In response, Cedar Lodge first argues that the instant motion is an attempt by Fairway View to file a dispositive motion after the deadline for filing such motions has passed.[3](Doc. 191 at p. 2). Cedar Lodge further counters that Fairway View would suffer no real surprise or prejudice by the augmentation of its claims because (1) Fairway View received notice of Cedar Lodge's intent to pursue additional claims two months before the Pretrial Order was due and six months before trial in this matter was originally scheduled to begin, and thus the alleged "change" in claims was not made on the eve of trial; and (2) the same facts at issue in all the claims have been litigated for three years and the claims are all based on the same witnesses who will already be testifying. (Doc. 191 at p. 13).

         At the outset, the Court agrees that the requests in Fairway View's motion present assertions and arguments that would normally be addressed in a dispositive motion.[4] Although Fairway View's motion has a dispositive motion tint, the assertions presented therein were previously unavailable to Fairway View, as a review of the pleadings reveals-and as Fairway View has asserted-that Cedar Lodge continuously asserted that its claims derived from the allegedly negligent (and not tortious) actions of Fairway View. In any event, the Court will consider Fairway View's motion to be a preemptive motion to amend the Joint Pretrial Order (Doc. 188) to preclude the assertion of additional claims that Fairway View reasonably predicted might be included-and that ultimately were included-therein.[5]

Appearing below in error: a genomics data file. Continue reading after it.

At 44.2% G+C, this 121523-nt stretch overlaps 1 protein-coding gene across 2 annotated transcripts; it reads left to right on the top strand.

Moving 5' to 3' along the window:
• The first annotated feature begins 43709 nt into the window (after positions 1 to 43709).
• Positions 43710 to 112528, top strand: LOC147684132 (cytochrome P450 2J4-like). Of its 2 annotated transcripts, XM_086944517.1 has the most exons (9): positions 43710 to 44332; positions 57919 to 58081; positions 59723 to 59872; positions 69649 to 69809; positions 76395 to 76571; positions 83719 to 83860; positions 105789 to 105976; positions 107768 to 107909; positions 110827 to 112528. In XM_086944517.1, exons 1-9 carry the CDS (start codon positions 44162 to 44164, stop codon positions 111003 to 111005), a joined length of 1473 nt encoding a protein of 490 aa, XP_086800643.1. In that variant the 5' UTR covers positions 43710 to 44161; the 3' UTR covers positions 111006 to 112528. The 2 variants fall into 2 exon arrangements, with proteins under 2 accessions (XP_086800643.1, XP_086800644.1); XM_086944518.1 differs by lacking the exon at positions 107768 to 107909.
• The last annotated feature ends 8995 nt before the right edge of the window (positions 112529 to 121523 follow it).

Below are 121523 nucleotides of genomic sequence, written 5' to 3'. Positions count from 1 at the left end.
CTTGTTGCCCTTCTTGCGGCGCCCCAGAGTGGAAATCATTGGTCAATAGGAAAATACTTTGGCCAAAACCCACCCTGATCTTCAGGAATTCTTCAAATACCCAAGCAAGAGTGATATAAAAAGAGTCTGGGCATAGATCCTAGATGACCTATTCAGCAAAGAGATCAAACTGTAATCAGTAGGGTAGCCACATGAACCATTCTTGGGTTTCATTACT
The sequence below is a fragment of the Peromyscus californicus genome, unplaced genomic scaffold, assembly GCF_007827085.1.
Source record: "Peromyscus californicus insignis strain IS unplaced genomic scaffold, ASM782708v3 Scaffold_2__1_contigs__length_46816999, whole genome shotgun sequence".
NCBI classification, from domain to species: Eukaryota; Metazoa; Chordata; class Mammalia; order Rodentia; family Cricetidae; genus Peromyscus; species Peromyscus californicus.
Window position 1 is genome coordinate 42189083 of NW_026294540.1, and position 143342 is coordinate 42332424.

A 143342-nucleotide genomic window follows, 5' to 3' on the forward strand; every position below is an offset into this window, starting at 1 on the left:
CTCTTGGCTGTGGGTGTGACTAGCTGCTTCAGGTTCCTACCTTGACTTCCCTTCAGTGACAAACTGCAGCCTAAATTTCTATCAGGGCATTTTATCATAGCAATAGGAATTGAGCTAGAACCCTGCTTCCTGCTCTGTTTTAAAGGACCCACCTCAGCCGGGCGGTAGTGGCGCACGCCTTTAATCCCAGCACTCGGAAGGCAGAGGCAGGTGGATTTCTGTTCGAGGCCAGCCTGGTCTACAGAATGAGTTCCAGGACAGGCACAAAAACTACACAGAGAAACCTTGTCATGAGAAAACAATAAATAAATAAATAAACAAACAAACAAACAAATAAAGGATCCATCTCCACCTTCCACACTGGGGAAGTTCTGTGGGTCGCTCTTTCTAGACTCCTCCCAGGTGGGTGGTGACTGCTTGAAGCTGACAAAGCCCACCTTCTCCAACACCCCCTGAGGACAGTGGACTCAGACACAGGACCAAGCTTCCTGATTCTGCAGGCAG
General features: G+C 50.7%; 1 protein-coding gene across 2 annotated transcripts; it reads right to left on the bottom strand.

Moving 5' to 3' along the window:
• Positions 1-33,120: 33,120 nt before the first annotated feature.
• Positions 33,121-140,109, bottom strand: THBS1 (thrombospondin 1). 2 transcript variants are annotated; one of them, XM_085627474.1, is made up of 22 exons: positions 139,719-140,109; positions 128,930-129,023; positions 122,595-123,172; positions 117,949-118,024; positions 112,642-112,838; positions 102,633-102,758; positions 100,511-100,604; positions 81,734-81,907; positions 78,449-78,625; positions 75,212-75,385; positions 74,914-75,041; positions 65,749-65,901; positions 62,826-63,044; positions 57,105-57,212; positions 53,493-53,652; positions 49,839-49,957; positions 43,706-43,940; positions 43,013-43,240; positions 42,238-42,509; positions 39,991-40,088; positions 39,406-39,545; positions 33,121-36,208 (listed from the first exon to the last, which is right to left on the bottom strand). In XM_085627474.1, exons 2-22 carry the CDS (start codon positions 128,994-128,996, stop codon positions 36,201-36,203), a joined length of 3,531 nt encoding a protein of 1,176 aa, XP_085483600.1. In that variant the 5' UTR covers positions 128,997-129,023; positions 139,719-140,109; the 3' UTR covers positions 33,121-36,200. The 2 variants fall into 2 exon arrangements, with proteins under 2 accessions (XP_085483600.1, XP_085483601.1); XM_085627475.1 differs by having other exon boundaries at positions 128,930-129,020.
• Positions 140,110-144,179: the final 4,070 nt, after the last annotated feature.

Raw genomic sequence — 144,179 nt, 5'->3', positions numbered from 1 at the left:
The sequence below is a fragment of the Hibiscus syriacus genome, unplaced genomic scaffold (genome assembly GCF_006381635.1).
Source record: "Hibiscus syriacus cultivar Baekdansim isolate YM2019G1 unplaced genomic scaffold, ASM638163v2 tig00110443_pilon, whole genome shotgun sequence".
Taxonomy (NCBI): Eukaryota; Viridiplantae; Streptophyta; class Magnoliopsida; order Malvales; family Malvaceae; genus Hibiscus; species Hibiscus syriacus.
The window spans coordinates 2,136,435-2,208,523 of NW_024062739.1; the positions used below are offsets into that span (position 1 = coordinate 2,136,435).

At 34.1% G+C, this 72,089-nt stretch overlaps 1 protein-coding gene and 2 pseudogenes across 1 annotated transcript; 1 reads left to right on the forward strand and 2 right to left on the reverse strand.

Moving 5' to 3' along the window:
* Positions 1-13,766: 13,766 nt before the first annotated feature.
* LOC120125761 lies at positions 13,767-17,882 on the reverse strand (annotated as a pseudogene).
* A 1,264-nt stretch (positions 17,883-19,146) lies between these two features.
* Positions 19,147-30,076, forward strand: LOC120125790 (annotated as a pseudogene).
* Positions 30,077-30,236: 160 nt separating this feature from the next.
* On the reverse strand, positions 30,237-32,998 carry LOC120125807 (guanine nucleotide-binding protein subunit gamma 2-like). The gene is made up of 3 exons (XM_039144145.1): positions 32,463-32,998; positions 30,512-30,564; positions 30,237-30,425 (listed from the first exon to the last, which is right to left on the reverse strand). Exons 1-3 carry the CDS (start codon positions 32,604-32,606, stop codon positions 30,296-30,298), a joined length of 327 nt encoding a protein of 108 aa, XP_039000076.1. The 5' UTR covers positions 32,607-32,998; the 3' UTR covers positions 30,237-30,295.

1. Additional Causes of Action

         The Federal Rules of Civil Procedure provide that "[t]he court may modify the [pretrial] order issued after a final pretrial conference only to prevent manifest injustice." Fed.R.Civ.P. 16(e). Additionally, the United States Court of Appeals for the Fifth Circuit has held that district courts have discretion in such matters and can allow amendment of the pretrial order "where no surprise or prejudice to the opposing party results." Quick Technologies, Inc. v. Sage Group PLC, 313 F.3d 338, 346 (5th Cir. 2002). Nevertheless, as a general rule, "a plaintiff should not be prevented from pursuing a valid claim just because she did not set forth in the complaint a theory on which she could recover, 'provided always that a late shift in the thrust of the case will not prejudice the other party in maintaining his defense upon the merits.'" Wright & Miller, 5 Fed. Prac. & Proc. Civ. § 1219 (3d ed.).